The 9mm Luger is the most widely used handgun cartridge in the world. Practically universal for police and military use, the cartridge offers enough recoil for the occasional shooter to handle, good accuracy in the right pistols, and can be effective with the right combination of expansion and penetration. The 9mm is a high-pressure number and offers performance out of proportion to its size.
Factory loads intended for practice are usually loaded to the 30,000 PSI level, while standard pressure is around 35,000 PSI for defense loads. +P loads may register 38,500 PSI. For many years, the 9mm was underloaded and the projectiles used in defense loads were underdeveloped. This led to spectacular failures and a lack of confidence in the 9mm.
I like the bread of my own oven and bacon cured in my own chimney smoke. I make my own ammunition. I enjoyed a lively sideline at one time perhaps four decades ago producing high-velocity loads for fellow officers limited to the 9mm. (They looked like the duty load but were 100–150 fps faster.)
A stiff charger of Herco gunpowder and the Sierra 115-grain JHP at 1,350 fps proved quite effective. SIG and Beretta pistols survived these loads while the Smith & Wesson 5906 cracked a frame, and the P38 lost its firing pin cover. This is no longer necessary. Modern 9mm loads are well-developed and offer a good balance of expansion and penetration.
That is the key to effectiveness. The five loads tested may change your mind about the 9mm. They are good solid choices for personal defense and will perform well in a variety of situations.
A word on my test program. Some say, “I stop reading when you use water testing instead of gelatin.” Fair enough. Gelatin is by no means, shape, or form human sinew, muscle, bone, or tissue. Nothing in gelatin represents bones or solid organs. Of course, neither does water. But a reader in Maine or Texas may test his load and compare it against mine with excellent consistency using water.
Gelatin and water results are within 10 percent or more of the same end measurements. The advantage of gelatin is that the ‘wound cavity’ may be filled with plaster and saved and compared. Gelatin is an excellent tool for lab work. If you work for a state or federal crime lab or an ammunition company, sure my results are not as valid as yours, but they are valid means of comparison. Here are five loads to add respect to the 9mm.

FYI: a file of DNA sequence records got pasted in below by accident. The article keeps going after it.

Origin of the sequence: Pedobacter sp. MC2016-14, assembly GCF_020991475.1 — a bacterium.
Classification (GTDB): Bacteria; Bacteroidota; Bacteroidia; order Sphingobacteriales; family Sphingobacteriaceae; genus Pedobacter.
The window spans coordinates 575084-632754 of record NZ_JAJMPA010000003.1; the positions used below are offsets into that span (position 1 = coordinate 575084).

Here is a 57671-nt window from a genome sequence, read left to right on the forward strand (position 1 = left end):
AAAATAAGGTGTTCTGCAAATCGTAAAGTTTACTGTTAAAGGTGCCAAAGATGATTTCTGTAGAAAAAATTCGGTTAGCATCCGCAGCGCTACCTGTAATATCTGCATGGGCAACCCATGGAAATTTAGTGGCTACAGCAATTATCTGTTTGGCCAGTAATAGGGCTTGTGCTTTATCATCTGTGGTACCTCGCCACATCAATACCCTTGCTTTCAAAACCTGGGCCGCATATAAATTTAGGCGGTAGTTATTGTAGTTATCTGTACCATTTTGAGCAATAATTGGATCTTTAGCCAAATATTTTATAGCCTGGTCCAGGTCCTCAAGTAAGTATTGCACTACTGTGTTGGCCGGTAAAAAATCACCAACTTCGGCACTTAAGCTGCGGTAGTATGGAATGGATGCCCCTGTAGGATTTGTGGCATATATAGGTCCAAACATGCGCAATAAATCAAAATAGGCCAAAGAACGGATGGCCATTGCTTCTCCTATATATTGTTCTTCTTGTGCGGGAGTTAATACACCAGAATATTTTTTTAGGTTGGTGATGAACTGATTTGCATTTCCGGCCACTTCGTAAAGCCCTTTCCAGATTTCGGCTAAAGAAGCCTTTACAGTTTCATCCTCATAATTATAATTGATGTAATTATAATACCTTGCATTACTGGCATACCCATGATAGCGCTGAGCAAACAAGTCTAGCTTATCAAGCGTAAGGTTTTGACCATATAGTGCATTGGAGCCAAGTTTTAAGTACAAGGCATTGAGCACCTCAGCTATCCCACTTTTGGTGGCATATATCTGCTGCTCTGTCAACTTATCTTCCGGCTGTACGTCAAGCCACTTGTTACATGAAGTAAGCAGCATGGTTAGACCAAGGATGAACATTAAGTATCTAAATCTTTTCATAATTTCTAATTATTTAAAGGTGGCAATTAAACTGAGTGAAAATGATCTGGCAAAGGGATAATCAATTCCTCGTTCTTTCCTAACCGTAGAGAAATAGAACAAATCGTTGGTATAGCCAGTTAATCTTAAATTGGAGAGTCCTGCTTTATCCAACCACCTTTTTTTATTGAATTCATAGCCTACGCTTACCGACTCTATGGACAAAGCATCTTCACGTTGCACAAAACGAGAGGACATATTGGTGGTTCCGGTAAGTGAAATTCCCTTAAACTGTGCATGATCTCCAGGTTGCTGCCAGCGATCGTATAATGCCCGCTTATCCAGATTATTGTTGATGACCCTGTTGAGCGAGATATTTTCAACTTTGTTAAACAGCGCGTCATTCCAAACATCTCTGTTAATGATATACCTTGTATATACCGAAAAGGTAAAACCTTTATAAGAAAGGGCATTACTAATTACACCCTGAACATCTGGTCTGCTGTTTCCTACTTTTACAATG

Federal 9mm 115-Grain JHP Train and Protect
The old Federal 9B earned a great deal of respect in law enforcement as a reliable and effective loading. Heavier weight loads were adopted, largely because some agencies faced felons behind cover in as many as half of their engagements. The Train and Protect load seems to be much the same design. Available in 50-round boxes, this is a good choice for personal defense.
|1,134 fps (SIG)
SIG Elite 147-Grain V Crown
The heavier 9mm load was originally designed for long-range accuracy in suppressed MP5 SMGs. When Federal agencies looked for greater penetration in handguns, the 147-grain Subsonic hollow point was adopted. Problems included under-loaded ammunition barely breaking 900 fps in handguns and poor expansion.
The SIG V Crown load addressed every issue. The SIG V Crown has proven to be an accurate loading in every handgun I tested. While SIG also offers 115 and 124-grain loads, for those facing felons behind cover or those heavily bundled in winter clothing this heavy 9mm is the trick.
|1,001 fps (SIG)
Federal Syntech Defense 138-Grain SJHP
There have been various attempts at producing a hollow point that produces fragments as it travels. The Syntech Defense with its lead-free bullets does so. When fired into water about at the 10–12-inch mark, the water jugs show tears from exiting shards of the bullet nose. The shank remains intact and travels straight offering enough penetration to reach vital organs while the shards produce wounds outside the wound track.
|.42 inch *recovered
|1,112 fps (SIG)
*The base consistently blows the nose off
Hornady Handgun Hunter 135-Grain
The 9mm isn’t usually noted as a hunting load. Accuracy potential is high, however, in modern handguns. An all-copper bullet results in excellent integrity and penetration. For coyote, bobcat, and even the big cats, this load makes the most of the 9mm Luger. It also offers a good balance of penetration and expansion for those needing greater penetration of heavily clad threats.
|1,138 fps (SIG)
Buffalo Bore 147-Grain Outdoorsman
Buffalo Bore is famed for loads that make the most of the caliber. While they offer several excellent JHP loads for the 9mm, this is a specialized loading. As a result of requests for an outdoors load for protection against bears and other predators, Buffalo Bore cooked up a hard-cast 147-grain bullet.
There is a huge difference between lead and the hard alloy in this bullet. This isn’t a soft lead bullet at all. This load penetrates like mad and offers penetration at least comparable to a 160-grain hard cast .38 Special, or the 180-grain .357 also offered by Buffalo Bore. I did not actually capture the bullet but gave up at 48 inches of penetration!
These loads offer different levels of performance from a fast expanding defense load to a heavyweight defense load sure to penetrate light cover and heavy clothing, a hunting load, and fragmenting load for those preferring the type, and a heavy bullet suitable for breaking down heavy bones and penetrating plenty of animal. These loads get the 9mm off its feet compared to lesser loads.